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Yelp reviews: Can you trust them? Some firms game the system

Yelp works to keep suspect reviews off the website. Recently, members of a Southern California business networking group were ordered to stop giving five-star ratings to one another.

July 04, 2012|By Jessica Guynn and Andrea Chang, Los Angeles Times
  • To fight back against fake testimonials, Yelp has developed sophisticated algorithms to root them out. And it employs a team of staffers whose job it is to detect fraudsters. Above, Yelp CEO Jeremy Stoppelman, with fist in air, celebrates with employees during the company's IPO at the New York Stock Exchange.
To fight back against fake testimonials, Yelp has developed sophisticated… (Justin Lane, European Pressphoto…)

SAN FRANCISCO — Judging from recent reviews on Yelp, the Center for Counseling, Recovery & Growth was the place to go to turn your life around.

The Torrance center racked up 14 coveted five-star ratings on the popular review site for its "warm and friendly therapists" and "beautiful offices." Many of the testimonials made similar points, sometimes in nearly identical language.

That was no coincidence. Acting on a tip, Yelp uncovered what it dubbed a "review-swapping ring" composed of members of a South Bay business networking group. Yelp said it was a coordinated effort by members to boost their ratings by posting glowing reviews about one another's businesses.

Such backslapping highlights a major challenge for Yelp and other online review services: how to keep business owners from gaming a system that by its nature is open to manipulation.

Yelp stripped the suspect reviews from its site last month and sent emails to members of the group — known as South Bay BNI — informing them that their behavior was out of bounds.

"This was a sophisticated effort to bolster the reputation of members of this business networking group through five-star reviews," said David Lee, Yelp's user operations manager. "Reviews that have a bias lead to a poor consumer experience."

Members of South Bay BNI defended their reviews as legitimate.

"We didn't think we were violating any guidelines," said Rosanna Savone, a debt settlement attorney and member of the networking group who had all 10 of her five-star Yelp reviews wiped out. "There was no secret mission to outsmart Yelp."

But concerns are growing about the authenticity of online ratings. People making comments often don't give their full or real names; others don't disclose their relationship with the business they're reviewing. That can allow business owners to pad their scores with rosy testimonials from friends, family, even themselves. Some pay so-called review mills to churn out positive statements. Others have trashed rivals with negative comments.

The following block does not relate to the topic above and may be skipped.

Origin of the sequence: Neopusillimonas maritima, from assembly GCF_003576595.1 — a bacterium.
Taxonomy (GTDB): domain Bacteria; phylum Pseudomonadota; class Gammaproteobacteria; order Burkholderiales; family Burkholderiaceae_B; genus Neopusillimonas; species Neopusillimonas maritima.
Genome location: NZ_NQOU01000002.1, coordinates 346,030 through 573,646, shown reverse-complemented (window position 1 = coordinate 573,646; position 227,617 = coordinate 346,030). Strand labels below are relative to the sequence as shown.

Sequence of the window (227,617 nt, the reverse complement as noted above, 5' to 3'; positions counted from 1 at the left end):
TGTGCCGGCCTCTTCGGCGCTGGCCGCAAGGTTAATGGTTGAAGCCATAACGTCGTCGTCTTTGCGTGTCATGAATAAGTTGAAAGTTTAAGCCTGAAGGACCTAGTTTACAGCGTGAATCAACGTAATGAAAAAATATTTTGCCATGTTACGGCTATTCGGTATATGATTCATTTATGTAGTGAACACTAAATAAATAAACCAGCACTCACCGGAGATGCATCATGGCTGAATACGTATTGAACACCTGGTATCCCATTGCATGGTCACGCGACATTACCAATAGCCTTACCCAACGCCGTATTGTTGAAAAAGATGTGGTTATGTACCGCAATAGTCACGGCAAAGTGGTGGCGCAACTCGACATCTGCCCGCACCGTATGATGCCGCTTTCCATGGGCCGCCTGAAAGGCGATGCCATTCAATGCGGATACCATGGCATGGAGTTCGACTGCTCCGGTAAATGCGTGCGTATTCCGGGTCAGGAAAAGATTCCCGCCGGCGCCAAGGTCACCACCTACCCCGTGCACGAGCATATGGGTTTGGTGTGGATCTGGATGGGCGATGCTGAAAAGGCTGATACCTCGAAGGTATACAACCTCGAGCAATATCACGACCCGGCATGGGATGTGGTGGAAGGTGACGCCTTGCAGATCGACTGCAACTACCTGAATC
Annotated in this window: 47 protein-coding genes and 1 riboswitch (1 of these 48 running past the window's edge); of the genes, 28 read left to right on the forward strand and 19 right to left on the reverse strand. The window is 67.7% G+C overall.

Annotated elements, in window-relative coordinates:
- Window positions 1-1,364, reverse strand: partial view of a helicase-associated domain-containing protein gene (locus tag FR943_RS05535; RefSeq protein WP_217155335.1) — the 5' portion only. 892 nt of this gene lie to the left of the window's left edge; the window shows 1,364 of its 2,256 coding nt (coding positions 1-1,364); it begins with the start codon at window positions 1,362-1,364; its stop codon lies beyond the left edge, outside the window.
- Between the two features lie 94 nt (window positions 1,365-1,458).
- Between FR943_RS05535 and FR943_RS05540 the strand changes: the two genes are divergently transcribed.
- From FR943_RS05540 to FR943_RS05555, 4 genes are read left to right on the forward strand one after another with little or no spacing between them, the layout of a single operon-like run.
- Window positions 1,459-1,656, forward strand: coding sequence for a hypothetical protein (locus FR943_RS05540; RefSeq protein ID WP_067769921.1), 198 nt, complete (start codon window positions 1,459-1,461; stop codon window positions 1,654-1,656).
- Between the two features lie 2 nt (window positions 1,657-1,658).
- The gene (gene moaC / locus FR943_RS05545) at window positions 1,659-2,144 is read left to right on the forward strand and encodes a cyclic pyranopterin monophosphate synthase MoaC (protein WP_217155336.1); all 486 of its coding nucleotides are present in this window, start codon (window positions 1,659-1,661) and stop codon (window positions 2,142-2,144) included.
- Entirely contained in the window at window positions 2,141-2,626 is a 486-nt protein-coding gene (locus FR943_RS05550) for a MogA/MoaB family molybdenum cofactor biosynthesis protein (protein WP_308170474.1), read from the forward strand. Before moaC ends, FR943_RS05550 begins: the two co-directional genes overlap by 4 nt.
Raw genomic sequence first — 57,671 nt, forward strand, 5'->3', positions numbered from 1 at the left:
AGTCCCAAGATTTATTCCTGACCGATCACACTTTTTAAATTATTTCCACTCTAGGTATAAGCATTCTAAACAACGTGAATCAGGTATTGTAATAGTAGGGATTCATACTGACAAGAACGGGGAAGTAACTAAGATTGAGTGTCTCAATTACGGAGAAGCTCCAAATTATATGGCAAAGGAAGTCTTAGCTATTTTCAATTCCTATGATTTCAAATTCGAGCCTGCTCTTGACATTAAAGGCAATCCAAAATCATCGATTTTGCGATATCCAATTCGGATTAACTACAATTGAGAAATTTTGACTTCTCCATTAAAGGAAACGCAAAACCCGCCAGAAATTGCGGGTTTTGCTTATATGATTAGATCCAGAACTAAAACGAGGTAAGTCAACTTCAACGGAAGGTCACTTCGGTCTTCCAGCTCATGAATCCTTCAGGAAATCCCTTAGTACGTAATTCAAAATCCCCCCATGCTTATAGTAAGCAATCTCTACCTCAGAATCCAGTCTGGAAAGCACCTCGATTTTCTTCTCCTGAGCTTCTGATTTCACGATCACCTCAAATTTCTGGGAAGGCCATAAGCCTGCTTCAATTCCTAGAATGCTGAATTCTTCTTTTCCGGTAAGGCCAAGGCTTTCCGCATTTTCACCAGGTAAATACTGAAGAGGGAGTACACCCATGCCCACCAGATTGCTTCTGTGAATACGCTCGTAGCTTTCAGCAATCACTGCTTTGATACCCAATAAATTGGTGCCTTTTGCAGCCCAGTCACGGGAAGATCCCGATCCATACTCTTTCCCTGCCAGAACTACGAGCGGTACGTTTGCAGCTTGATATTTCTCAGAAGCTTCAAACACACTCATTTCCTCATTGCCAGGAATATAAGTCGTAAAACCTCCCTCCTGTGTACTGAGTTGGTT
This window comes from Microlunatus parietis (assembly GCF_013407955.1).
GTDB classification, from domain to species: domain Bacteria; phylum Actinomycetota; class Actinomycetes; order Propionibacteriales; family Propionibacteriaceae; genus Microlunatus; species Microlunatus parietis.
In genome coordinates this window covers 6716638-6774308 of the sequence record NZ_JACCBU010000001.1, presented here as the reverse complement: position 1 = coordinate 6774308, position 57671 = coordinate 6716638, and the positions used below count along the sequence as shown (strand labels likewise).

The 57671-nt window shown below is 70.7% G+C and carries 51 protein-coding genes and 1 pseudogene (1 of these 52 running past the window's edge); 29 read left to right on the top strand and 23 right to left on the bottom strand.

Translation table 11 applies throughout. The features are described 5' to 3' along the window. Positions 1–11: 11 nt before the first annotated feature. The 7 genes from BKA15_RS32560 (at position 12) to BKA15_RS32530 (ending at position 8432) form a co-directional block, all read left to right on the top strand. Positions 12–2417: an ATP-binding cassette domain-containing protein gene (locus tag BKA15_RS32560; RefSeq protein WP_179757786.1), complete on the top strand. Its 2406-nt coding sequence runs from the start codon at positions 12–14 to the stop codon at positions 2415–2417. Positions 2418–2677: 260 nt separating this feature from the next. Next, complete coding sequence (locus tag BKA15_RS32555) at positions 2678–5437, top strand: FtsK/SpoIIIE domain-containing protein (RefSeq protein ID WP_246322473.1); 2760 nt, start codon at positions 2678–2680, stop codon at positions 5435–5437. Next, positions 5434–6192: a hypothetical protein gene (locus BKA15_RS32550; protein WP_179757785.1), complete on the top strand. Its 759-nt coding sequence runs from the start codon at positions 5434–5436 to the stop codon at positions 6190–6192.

As many as 4 out of 10 online reviews are phony or biased in some way, said Bing Liu, a computer science professor at the University of Illinois in Chicago who develops software to detect fake reviews. Liu said the challenge for Yelp and other review sites is in keeping pace with the latest tactics. "It's going to be a problem forever because the incentive is too high," he said.

That's because peer reviews carry tremendous weight with consumers. Customer feedback on sites such as Yelp, Amazon.com and travel site TripAdvisor have changed the way people research and shop for products and services. Such comments are the first thing many people check before trying a new restaurant or booking a hotel. And highly rated businesses on services such as Yelp also get a boost in Google rankings.

For businesses, this kind of marketing is powerful — and cheap. They can reach thousands of potential new clients without spending a dime.

Founded in 2004 and based in San Francisco, Yelp has become one of the Web's most popular repositories for reviews. Its users have written more than 27 million pronouncements on businesses they've visited, posting comments on their experience and giving an overall rating of one to five stars, with five stars being the top score. The better the reviews and ratings, the higher the business ranks on Yelp, ushering more business through the doors.

Yelp earns revenue by selling ads to local businesses. The company went public in March and posted sales of $83.3 million last year, up 74% from 2010. But it has yet to turn a profit. The company lost $16.7 million in 2011 and $9.6 million in 2010.

To keep growing and achieve profitability, Yelp must deliver ratings and reviews that consumers trust.

"If people don't trust the reviews, then they won't go to Yelp and then Yelp won't be able to generate any traffic or revenue," Citigroup analyst Mark Mahaney said. "That's pretty key."

To fight back against cheats, Yelp has developed sophisticated algorithms to root out phony testimonials. And it employs a team of staffers whose job it is to detect fraudsters. The company also relies on tips from its users who flag reviews that appear to be bogus. Yelp's policy also bars members of networking groups from reviewing one another because of the conflict of interest.

Members of South Bay BNI — a chapter of an international business networking group based in Upland — said they were unaware of that ban when they hatched their plan to buck up one another on Yelp.

Founded by multimillionaire author Ivan Misner, BNI operates on the principle of "givers gain." By sending business to others, the reasoning goes, members will get business in return. Like other entrepreneurs in the digital age, its members increasingly rely on the Internet, not just face-to-face schmoozing. Favorable online reviews have become even more crucial as businesses feel the pinch of the ailing economy.

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